The Weekday Ramble is a daily dose of sports, music, culture, and more from Rambling On founder Erik Ritland. For more information check us out on Reddit, Twitter, Facebook, or at our website.
Tuesday July 21, 2015
The second of a multi-part commentary on an ancient Indian proverb discusses the virtues of compassion, good conduct, and taming anger. Check out part one here.
Compassion, conduct, anger
He who purifies himself in the river of a subdued spirit, the waters of which are truth, its waves compassion, and its shores excellent temper and conduct, will be liberated from this world; but liberation cannot be obtained by just outward observances.
-Ancient Indian proverb
The waves of the purifying waters are the difficult virtue of compassion. Is it easier to condemn those you disagree with, and your enemies, or to have compassion on them? Once again, it takes hard mental and emotional work to have compassion, work that we too often lack today. Yet the more you focus on having compassion, especially for your enemies, the happier you'll be mentally. It's all part of subduing the mind. Only after it is subdued can there be any room for peace, which is why so few people have peace of mind today.
The shores of the purifying river are excellent temper and conduct. How easy it is to lose our temper. My mind immediately goes to driving: although I am not close to perfect, I tend to get angry at the slightest thing another driver does wrong. Even if I was a perfect driver, losing my temper does nothing but add unnecessary negativity to my life, which causes both mental and physical anguish. If I see the other as a brother or sister it becomes harder to lose my temper at them.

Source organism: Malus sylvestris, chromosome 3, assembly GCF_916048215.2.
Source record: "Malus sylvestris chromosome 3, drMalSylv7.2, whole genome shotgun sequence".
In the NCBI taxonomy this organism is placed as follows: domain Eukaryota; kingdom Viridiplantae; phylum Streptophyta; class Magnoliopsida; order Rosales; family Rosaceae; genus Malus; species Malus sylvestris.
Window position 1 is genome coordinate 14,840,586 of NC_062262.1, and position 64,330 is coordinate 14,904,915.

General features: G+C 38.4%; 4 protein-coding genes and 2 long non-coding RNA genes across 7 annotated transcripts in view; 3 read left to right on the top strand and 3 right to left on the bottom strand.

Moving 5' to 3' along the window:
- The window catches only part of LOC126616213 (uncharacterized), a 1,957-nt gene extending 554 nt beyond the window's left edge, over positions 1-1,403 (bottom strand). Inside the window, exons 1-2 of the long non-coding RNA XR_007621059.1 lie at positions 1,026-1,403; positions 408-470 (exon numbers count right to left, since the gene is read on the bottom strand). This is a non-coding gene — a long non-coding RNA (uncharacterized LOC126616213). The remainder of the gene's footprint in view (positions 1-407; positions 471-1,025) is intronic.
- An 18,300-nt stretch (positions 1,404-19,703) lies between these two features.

This is connected to the Christian concept of grace. Christians aren't called to love based on merit, but simply because each person is our brother and sister. God loves us for who we are, and as such we should do the same for those around us. When I lose my temper at another driver my heart rate goes up, I get angry, and I feel terrible. When I smile and laugh it off I always feel better about myself and the situation. This extends to any other time in my life when I can either get angry or stay calm.
“Excellent conduct” is somewhat relative to cultural and personal standards. In some cultures you're expected to take your shoes off upon entering a person's house; in others it's weird or gross. Regardless, there are plenty of things that fall into this category across cultures: treating people well, not lying, being presentable, being respectful. Cultures can differ on those things too, but there are parameters that are intrinsically set. Following your conscience is a good starting point but it can't end there – I'm sure Hitler followed his conscience, or at least fit his conscience to his hatred.
It's all a lot simpler than a convoluted explanation: be compassionate, control your anger, and be a good person.
Check out part III here.
Erik Ritland is a writer and musician from St. Paul, Minnesota. His blog and podcast Rambling On features commentary on music, sports, culture, and more. He was also Lead Staff Writer for Minnesota culture blog Curious North. Support Erik's music via his Patreon account, reach him via email, or find him on Facebook and Twitter.